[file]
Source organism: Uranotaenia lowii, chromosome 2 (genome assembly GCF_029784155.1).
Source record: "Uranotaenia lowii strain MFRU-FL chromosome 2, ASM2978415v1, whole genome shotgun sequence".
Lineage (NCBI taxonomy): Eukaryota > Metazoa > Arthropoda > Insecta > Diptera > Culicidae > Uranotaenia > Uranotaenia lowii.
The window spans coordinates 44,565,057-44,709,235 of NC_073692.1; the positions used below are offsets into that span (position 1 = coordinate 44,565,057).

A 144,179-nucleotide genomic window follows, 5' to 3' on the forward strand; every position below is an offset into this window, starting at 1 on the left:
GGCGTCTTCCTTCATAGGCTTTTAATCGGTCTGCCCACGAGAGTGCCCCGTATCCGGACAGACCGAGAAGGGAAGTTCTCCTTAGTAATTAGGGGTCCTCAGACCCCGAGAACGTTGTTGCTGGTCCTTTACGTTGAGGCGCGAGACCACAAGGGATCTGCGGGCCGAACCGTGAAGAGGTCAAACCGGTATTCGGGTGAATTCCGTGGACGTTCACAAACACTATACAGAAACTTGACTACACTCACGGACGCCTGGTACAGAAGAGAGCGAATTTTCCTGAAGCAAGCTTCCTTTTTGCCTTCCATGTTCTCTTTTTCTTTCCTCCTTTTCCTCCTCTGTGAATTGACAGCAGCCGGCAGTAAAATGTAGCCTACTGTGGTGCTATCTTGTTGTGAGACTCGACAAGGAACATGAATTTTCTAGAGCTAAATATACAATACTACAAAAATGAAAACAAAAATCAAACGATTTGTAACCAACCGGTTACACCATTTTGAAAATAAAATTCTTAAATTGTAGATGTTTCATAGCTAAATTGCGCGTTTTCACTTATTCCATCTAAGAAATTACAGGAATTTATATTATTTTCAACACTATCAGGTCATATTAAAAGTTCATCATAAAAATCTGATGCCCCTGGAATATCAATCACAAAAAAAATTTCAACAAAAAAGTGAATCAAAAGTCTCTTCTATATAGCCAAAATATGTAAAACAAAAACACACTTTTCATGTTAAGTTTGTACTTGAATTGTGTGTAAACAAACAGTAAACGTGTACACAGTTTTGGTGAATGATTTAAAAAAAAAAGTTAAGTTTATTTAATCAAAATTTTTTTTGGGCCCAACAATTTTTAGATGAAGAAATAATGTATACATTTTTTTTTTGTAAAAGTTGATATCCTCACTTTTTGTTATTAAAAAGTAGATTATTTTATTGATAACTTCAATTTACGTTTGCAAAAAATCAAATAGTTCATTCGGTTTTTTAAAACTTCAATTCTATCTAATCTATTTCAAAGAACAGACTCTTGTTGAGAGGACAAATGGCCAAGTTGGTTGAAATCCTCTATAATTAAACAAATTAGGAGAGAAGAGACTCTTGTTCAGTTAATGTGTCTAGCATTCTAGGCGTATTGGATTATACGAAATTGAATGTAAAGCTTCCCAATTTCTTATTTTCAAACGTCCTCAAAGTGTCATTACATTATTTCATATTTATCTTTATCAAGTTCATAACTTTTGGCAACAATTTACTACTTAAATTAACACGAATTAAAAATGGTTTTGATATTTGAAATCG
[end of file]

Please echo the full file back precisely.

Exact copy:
Source organism: Uranotaenia lowii, chromosome 2 (genome assembly GCF_029784155.1).
Source record: "Uranotaenia lowii strain MFRU-FL chromosome 2, ASM2978415v1, whole genome shotgun sequence".
Lineage (NCBI taxonomy): Eukaryota > Metazoa > Arthropoda > Insecta > Diptera > Culicidae > Uranotaenia > Uranotaenia lowii.
The window spans coordinates 44,565,057-44,709,235 of NC_073692.1; the positions used below are offsets into that span (position 1 = coordinate 44,565,057).

A 144,179-nucleotide genomic window follows, 5' to 3' on the forward strand; every position below is an offset into this window, starting at 1 on the left:
GGCGTCTTCCTTCATAGGCTTTTAATCGGTCTGCCCACGAGAGTGCCCCGTATCCGGACAGACCGAGAAGGGAAGTTCTCCTTAGTAATTAGGGGTCCTCAGACCCCGAGAACGTTGTTGCTGGTCCTTTACGTTGAGGCGCGAGACCACAAGGGATCTGCGGGCCGAACCGTGAAGAGGTCAAACCGGTATTCGGGTGAATTCCGTGGACGTTCACAAACACTATACAGAAACTTGACTACACTCACGGACGCCTGGTACAGAAGAGAGCGAATTTTCCTGAAGCAAGCTTCCTTTTTGCCTTCCATGTTCTCTTTTTCTTTCCTCCTTTTCCTCCTCTGTGAATTGACAGCAGCCGGCAGTAAAATGTAGCCTACTGTGGTGCTATCTTGTTGTGAGACTCGACAAGGAACATGAATTTTCTAGAGCTAAATATACAATACTACAAAAATGAAAACAAAAATCAAACGATTTGTAACCAACCGGTTACACCATTTTGAAAATAAAATTCTTAAATTGTAGATGTTTCATAGCTAAATTGCGCGTTTTCACTTATTCCATCTAAGAAATTACAGGAATTTATATTATTTTCAACACTATCAGGTCATATTAAAAGTTCATCATAAAAATCTGATGCCCCTGGAATATCAATCACAAAAAAAATTTCAACAAAAAAGTGAATCAAAAGTCTCTTCTATATAGCCAAAATATGTAAAACAAAAACACACTTTTCATGTTAAGTTTGTACTTGAATTGTGTGTAAACAAACAGTAAACGTGTACACAGTTTTGGTGAATGATTTAAAAAAAAAAGTTAAGTTTATTTAATCAAAATTTTTTTTGGGCCCAACAATTTTTAGATGAAGAAATAATGTATACATTTTTTTTTTGTAAAAGTTGATATCCTCACTTTTTGTTATTAAAAAGTAGATTATTTTATTGATAACTTCAATTTACGTTTGCAAAAAATCAAATAGTTCATTCGGTTTTTTAAAACTTCAATTCTATCTAATCTATTTCAAAGAACAGACTCTTGTTGAGAGGACAAATGGCCAAGTTGGTTGAAATCCTCTATAATTAAACAAATTAGGAGAGAAGAGACTCTTGTTCAGTTAATGTGTCTAGCATTCTAGGCGTATTGGATTATACGAAATTGAATGTAAAGCTTCCCAATTTCTTATTTTCAAACGTCCTCAAAGTGTCATTACATTATTTCATATTTATCTTTATCAAGTTCATAACTTTTGGCAACAATTTACTACTTAAATTAACACGAATTAAAAATGGTTTTGATATTTGAAATCG